Loading...

The Origin of Species by Means of Natural Selection, Or, the Preservation of Favored Races in the Struggle for Life by Charles Darwin

The Origin of Species by Means of Natural Selection, Or, the Preservation of Favored Races in the Struggle for Life by Charles Darwin

Author:Charles Darwin
Language: eng
Format: epub
Tags: Science, Evolution (Biology), Literary essays, Popular science, General, Criticism, Natural selection, Life Sciences, Life Sciences - Evolution, Literature - Classics, Mathematics, Essays, Philosophy, Evolution, Human evolution
Publisher: Modern Library
Published: 1993-07-15T05:13:07+00:00


Objections to the Theory of

Natural Selection as Applied to Instincts:

Neuter and Sterile Insects

It has been objected to the foregoing view of the origin of instincts that “the variations of structure and of instinct must have been simultaneous and accurately adjusted to each other, as a modification in the one without an immediate corresponding change in the other would have been fatal.” The force of this objection rests entirely on the assumption that the changes in the instincts and structure are abrupt. To take as an illustration the case of the larger titmouse (Parus major) alluded to in a previous chapter; this bird often holds the seeds of the yew between its feet on a branch, and hammers with its beak till it gets at the kernel. Now what special difficulty would there be in natural selection preserving all the slight individual variations in the shape of the beak, which were better and better adapted to break open the seeds, until a beak was formed, as well constructed for this purpose as that of the nuthatch, at the same time that habit, or compulsion, or spontaneous variations of taste, led the bird to become more and more of a seed-eater? In this case the beak is supposed to be slowly modified by natural selection, subsequently to, but in accordance with, slowly changing habits or taste; but let the feet of the titmouse vary and grow larger from correlation with the beak, or from any other unknown cause, and it is not improbable that such larger feet would lead the bird to climb more and more until it acquired the remarkable climbing instinct and power of the nuthatch. In this case a gradual change of structure is supposed to lead to changed instinctive habits. To take one more case: few instincts are more remarkable than that which leads the swift of the Eastern Islands to make its nest wholly of inspissated saliva. Some birds build their nests of mud, believed to be moistened with saliva; and one of the swifts of North America makes its nest (as I have seen) of sticks agglutinated with saliva, and even with flakes of this substance. Is it then very improbable that the natural selection of individual swifts, which secreted more and more saliva, should at last produce a species with instincts leading it to neglect other materials, and to make its nest exclusively of inspissated saliva? And so in other cases. It must, however, be admitted that in many instances we cannot conjecture whether it was instinct or structure which first varied.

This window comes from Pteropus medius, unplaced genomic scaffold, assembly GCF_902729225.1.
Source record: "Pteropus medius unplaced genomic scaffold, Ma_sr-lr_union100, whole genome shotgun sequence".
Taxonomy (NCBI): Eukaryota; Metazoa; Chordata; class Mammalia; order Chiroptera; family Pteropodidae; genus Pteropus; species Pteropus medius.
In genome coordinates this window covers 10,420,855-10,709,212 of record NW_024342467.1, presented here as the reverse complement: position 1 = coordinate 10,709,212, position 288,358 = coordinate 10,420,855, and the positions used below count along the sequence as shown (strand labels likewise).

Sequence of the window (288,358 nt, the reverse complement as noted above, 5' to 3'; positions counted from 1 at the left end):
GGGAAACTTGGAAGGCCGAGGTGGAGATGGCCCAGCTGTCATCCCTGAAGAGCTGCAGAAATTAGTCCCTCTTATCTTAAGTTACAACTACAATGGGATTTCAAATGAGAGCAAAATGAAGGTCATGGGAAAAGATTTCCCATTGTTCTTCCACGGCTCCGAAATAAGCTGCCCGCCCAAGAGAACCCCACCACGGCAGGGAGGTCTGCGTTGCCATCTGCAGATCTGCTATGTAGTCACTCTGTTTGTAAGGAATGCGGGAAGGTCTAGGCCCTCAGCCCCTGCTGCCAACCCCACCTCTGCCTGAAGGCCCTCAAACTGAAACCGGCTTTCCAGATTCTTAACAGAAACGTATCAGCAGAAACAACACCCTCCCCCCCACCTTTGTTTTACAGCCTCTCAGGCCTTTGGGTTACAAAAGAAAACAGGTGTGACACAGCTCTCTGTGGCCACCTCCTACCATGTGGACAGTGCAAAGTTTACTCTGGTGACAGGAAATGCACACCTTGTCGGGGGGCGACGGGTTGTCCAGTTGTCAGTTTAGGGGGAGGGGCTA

No doubt many instincts of very difficult explanation could be opposed to the theory of natural selection—cases, in which we cannot see how an instinct could have originated; cases, which no intermediate gradations are known to exist; cases of instincts of such trifling importance, that they could hardly have been acted on by natural selection; cases of instincts almost identically the same in animals so remote in the scale of nature, that we cannot



Download



Copyright Disclaimer:
This site does not store any files on its server. We only index and link to content provided by other sites. Please contact the content providers to delete copyright contents if any and email us, we'll remove relevant links or contents immediately.